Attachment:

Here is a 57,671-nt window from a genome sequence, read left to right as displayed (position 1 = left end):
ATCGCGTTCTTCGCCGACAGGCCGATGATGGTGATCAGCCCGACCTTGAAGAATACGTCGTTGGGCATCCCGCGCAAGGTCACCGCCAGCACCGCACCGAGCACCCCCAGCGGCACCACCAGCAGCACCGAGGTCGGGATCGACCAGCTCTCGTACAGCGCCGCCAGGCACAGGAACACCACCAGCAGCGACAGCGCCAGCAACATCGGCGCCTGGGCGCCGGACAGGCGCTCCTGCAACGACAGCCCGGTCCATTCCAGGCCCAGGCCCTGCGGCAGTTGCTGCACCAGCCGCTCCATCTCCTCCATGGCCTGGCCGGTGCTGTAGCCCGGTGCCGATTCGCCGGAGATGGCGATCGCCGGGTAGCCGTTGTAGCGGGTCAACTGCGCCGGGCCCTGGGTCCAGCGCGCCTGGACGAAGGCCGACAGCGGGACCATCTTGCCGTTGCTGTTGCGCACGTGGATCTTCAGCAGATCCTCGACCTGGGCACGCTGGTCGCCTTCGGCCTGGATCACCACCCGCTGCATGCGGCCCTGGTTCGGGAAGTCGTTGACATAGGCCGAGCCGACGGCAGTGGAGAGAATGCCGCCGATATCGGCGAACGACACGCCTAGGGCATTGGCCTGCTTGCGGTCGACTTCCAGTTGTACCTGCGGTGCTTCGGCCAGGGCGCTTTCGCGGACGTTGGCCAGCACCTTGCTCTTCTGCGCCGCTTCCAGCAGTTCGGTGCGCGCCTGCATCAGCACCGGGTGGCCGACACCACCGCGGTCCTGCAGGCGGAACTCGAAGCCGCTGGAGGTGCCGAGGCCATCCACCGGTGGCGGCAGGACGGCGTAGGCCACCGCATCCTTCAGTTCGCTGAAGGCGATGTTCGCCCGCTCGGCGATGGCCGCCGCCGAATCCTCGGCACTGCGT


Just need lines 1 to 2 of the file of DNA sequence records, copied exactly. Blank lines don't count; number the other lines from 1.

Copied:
Here is a 57,671-nt window from a genome sequence, read left to right as displayed (position 1 = left end):
ATCGCGTTCTTCGCCGACAGGCCGATGATGGTGATCAGCCCGACCTTGAAGAATACGTCGTTGGGCATCCCGCGCAAGGTCACCGCCAGCACCGCACCGAGCACCCCCAGCGGCACCACCAGCAGCACCGAGGTCGGGATCGACCAGCTCTCGTACAGCGCCGCCAGGCACAGGAACACCACCAGCAGCGACAGCGCCAGCAACATCGGCGCCTGGGCGCCGGACAGGCGCTCCTGCAACGACAGCCCGGTCCATTCCAGGCCCAGGCCCTGCGGCAGTTGCTGCACCAGCCGCTCCATCTCCTCCATGGCCTGGCCGGTGCTGTAGCCCGGTGCCGATTCGCCGGAGATGGCGATCGCCGGGTAGCCGTTGTAGCGGGTCAACTGCGCCGGGCCCTGGGTCCAGCGCGCCTGGACGAAGGCCGACAGCGGGACCATCTTGCCGTTGCTGTTGCGCACGTGGATCTTCAGCAGATCCTCGACCTGGGCACGCTGGTCGCCTTCGGCCTGGATCACCACCCGCTGCATGCGGCCCTGGTTCGGGAAGTCGTTGACATAGGCCGAGCCGACGGCAGTGGAGAGAATGCCGCCGATATCGGCGAACGACACGCCTAGGGCATTGGCCTGCTTGCGGTCGACTTCCAGTTGTACCTGCGGTGCTTCGGCCAGGGCGCTTTCGCGGACGTTGGCCAGCACCTTGCTCTTCTGCGCCGCTTCCAGCAGTTCGGTGCGCGCCTGCATCAGCACCGGGTGGCCGACACCACCGCGGTCCTGCAGGCGGAACTCGAAGCCGCTGGAGGTGCCGAGGCCATCCACCGGTGGCGGCAGGACGGCGTAGGCCACCGCATCCTTCAGTTCGCTGAAGGCGATGTTCGCCCGCTCGGCGATGGCCGCCGCCGAATCCTCGGCACTGCGT